Common Measures Aid Transparent Transactions
The Measure of All Things is an interesting book for several reasons. It shows how hard it is to stay focused on noble pursuits in the face of revolution, war, disease, and peasant ignorance. It raises questions about where common standards of measurement should and do come from; and makes useful points about the value of common standards of measurement for free trade. It tells us how hard it was to do science 200 years ago, and tells us of the devotion of those who tried.
Here is a useful passage on why common standards of measurement matter for the free market:
(p. 137) Prieur believed that uniform measures would make France a great nation, smoothly administered from the center and united through trade. The metric system would transform France into "a vast market, each part exchanging its surplus." It would make exchanges "direct, healthy, and rapid," diminishing the "frictions" which impeded the wheels of commerce. These frictions included anything that masked the true price of an item, such as the variable measures of the Ancien Regime. The price of an item, Prieur argued, necessarily depended on many factors: its scarcity, the work necessary to produce it, the quality of the product. But in the final analysis, price was whatever people agreed it should be. This meant that when people agreed on a price they needed to know what they were getting, not be baffled by secret shifts in the quantity being exchanged. Those who claimed that differences in measures aided commerce were just talking about their personal profits. "The French Republic," he wrote, "can no longer tolerate men who earn their living by mystery." Worse, those who profited from the diversity of measures, said Prieur, corrupted those who tried to conduct honest and transparent exchanges by "complicating commerce, spoiling good faith, and sowing error and fraud among the nations." Until commerce was carried out with complete probity, the common people would doubt the advantages of free trade. Only if price were the sole variable in exchange would these exchanges be based on clear understanding between parties.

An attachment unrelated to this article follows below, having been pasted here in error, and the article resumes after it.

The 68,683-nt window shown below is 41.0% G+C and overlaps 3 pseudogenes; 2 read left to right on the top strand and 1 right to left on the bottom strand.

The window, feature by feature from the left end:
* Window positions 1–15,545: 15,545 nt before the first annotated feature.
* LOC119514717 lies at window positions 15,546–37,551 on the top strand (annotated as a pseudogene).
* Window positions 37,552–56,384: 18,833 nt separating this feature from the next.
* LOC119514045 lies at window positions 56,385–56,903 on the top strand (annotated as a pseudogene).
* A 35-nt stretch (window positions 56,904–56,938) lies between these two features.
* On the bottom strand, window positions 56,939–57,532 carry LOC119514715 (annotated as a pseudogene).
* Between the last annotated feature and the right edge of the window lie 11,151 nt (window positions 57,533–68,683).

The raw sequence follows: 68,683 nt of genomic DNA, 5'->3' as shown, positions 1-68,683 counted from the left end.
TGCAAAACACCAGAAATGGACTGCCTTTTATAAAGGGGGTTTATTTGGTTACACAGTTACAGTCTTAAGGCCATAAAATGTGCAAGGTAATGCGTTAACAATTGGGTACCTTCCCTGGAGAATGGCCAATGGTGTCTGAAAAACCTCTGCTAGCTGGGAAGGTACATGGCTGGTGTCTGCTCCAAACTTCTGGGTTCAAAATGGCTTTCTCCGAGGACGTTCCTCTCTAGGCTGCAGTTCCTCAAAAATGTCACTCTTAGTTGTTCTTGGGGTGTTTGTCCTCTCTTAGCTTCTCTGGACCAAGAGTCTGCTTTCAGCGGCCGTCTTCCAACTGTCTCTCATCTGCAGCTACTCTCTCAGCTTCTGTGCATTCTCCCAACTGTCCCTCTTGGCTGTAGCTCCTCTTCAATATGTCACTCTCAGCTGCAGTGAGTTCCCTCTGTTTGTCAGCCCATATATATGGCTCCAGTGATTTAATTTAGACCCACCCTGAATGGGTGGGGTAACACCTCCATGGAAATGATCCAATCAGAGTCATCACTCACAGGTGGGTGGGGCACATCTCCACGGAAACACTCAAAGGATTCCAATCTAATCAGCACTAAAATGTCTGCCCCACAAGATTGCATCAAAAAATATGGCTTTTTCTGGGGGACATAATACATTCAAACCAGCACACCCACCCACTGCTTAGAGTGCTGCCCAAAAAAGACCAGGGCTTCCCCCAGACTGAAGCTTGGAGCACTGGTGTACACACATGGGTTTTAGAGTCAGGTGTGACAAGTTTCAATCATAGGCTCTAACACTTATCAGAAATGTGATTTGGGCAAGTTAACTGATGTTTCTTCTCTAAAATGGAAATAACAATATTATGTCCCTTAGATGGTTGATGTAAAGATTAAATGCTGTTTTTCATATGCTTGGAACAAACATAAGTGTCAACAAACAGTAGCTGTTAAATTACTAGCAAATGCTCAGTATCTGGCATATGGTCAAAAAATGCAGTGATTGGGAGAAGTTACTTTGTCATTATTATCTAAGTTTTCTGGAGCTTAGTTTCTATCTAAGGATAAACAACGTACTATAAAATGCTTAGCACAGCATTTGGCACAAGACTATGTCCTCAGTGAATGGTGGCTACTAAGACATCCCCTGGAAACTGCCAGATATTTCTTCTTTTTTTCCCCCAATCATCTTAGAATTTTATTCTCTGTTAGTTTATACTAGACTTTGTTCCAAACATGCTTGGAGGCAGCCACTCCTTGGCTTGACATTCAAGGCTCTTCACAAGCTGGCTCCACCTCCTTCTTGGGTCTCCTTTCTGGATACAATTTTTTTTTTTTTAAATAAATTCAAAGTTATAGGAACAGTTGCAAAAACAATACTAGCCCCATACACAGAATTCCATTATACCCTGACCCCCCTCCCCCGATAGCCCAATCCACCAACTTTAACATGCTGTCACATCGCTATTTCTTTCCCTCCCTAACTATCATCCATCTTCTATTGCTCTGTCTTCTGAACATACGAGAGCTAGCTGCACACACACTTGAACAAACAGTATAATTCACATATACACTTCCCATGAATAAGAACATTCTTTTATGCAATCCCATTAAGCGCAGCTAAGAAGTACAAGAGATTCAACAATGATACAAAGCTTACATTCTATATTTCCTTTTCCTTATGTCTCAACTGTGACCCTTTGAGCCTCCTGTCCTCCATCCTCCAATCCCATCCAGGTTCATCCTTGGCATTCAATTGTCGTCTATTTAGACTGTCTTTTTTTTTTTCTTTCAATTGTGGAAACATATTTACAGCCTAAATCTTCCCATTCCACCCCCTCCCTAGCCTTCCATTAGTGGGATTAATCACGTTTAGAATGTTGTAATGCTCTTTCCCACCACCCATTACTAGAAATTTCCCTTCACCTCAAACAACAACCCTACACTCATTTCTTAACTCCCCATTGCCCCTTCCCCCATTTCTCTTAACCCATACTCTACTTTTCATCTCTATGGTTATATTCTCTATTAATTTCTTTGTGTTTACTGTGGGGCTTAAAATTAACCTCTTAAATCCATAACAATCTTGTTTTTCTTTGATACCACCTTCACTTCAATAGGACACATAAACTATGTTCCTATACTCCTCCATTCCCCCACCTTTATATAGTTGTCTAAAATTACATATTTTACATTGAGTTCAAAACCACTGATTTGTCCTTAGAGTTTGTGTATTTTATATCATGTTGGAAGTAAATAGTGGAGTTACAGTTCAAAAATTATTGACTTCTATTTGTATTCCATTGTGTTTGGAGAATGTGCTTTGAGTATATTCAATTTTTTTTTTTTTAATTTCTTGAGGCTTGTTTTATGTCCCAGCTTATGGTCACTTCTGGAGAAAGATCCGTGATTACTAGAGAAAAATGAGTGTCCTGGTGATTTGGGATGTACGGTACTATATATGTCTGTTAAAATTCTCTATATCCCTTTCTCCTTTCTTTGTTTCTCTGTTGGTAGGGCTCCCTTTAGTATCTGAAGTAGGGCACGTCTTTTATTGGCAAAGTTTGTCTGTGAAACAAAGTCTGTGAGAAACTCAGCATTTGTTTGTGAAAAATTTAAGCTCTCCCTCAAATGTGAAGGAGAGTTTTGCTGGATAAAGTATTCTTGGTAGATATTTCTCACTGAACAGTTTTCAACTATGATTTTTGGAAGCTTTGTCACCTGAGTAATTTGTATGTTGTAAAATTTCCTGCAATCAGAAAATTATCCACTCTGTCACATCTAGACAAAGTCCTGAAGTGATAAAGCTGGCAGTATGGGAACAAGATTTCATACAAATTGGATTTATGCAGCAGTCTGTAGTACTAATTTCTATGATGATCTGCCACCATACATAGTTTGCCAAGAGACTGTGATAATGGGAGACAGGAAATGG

Alder, Ken. The Measure of All Things: The Seven-Year Odyssey and Hidden Error That Transformed the World. Paperback Reprint ed: Free Press, 2003.